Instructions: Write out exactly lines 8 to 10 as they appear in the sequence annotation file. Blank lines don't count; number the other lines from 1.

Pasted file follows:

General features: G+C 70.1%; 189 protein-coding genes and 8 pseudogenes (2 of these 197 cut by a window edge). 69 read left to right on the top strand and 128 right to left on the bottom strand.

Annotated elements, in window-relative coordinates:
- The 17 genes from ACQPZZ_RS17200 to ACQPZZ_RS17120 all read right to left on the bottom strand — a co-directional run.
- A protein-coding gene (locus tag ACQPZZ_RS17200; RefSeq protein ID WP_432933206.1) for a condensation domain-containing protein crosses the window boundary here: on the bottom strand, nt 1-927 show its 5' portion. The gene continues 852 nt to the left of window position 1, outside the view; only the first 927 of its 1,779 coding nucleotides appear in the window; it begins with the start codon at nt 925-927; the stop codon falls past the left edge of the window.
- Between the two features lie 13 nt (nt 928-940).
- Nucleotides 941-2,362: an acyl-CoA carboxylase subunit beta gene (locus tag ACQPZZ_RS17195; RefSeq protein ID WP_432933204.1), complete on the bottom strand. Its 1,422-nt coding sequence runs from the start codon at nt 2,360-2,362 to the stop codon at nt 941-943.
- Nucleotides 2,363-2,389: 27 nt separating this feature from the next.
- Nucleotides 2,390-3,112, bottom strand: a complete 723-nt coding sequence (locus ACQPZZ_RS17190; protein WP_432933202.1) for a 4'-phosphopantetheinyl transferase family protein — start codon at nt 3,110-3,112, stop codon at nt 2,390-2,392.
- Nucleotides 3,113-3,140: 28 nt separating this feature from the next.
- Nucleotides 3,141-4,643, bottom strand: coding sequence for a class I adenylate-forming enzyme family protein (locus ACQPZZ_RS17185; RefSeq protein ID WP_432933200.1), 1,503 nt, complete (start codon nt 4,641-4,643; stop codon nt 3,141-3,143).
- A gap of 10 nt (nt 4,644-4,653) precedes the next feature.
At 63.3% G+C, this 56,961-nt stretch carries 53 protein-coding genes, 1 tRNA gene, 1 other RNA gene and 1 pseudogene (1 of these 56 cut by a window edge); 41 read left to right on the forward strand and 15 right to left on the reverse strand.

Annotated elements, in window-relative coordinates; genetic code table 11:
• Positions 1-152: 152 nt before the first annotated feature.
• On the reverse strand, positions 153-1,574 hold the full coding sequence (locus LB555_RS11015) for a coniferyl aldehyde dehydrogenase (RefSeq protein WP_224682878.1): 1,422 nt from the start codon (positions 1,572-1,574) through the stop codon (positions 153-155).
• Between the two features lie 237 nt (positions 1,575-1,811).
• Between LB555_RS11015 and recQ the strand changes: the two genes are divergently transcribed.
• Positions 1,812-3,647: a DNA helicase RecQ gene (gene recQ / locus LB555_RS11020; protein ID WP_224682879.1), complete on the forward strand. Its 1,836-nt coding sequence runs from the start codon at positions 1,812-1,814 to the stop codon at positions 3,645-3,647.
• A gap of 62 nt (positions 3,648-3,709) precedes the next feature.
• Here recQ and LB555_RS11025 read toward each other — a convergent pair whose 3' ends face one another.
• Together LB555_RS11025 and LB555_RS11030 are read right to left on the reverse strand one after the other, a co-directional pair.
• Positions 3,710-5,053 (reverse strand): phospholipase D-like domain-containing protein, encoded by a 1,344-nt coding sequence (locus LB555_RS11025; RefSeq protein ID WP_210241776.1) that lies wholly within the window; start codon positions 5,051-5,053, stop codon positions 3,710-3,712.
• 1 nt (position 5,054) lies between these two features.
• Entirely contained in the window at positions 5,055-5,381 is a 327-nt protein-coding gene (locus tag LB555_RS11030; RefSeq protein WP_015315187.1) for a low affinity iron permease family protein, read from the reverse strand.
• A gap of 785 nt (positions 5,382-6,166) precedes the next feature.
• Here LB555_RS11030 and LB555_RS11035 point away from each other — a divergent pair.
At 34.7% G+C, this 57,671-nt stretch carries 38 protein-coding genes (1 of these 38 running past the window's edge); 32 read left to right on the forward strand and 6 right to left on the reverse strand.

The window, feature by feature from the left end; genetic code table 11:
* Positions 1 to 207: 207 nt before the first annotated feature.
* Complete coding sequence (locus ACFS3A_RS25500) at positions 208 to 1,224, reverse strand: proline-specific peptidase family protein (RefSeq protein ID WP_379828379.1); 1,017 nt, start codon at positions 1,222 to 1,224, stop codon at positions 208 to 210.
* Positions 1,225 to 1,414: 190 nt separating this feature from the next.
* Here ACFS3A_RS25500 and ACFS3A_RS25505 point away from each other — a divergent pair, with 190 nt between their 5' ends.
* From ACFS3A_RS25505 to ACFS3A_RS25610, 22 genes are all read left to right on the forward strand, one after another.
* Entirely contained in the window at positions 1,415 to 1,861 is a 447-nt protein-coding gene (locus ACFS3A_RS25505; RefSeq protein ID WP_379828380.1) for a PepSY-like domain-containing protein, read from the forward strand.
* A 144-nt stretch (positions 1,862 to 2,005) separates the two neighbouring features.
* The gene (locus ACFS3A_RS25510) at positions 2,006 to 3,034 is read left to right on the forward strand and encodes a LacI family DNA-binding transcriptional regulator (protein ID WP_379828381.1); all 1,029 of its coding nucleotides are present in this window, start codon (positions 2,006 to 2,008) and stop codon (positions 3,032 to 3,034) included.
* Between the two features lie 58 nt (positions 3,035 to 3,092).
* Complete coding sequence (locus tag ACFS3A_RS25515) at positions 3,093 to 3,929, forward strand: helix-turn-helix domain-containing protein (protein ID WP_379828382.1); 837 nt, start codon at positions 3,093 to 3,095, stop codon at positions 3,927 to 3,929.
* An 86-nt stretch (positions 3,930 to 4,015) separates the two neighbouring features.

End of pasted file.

- Nucleotides 2,390-3,112, bottom strand: a complete 723-nt coding sequence (locus ACQPZZ_RS17190; protein WP_432933202.1) for a 4'-phosphopantetheinyl transferase family protein — start codon at nt 3,110-3,112, stop codon at nt 2,390-2,392.
- Nucleotides 3,113-3,140: 28 nt separating this feature from the next.
- Nucleotides 3,141-4,643, bottom strand: coding sequence for a class I adenylate-forming enzyme family protein (locus ACQPZZ_RS17185; RefSeq protein ID WP_432933200.1), 1,503 nt, complete (start codon nt 4,641-4,643; stop codon nt 3,141-3,143).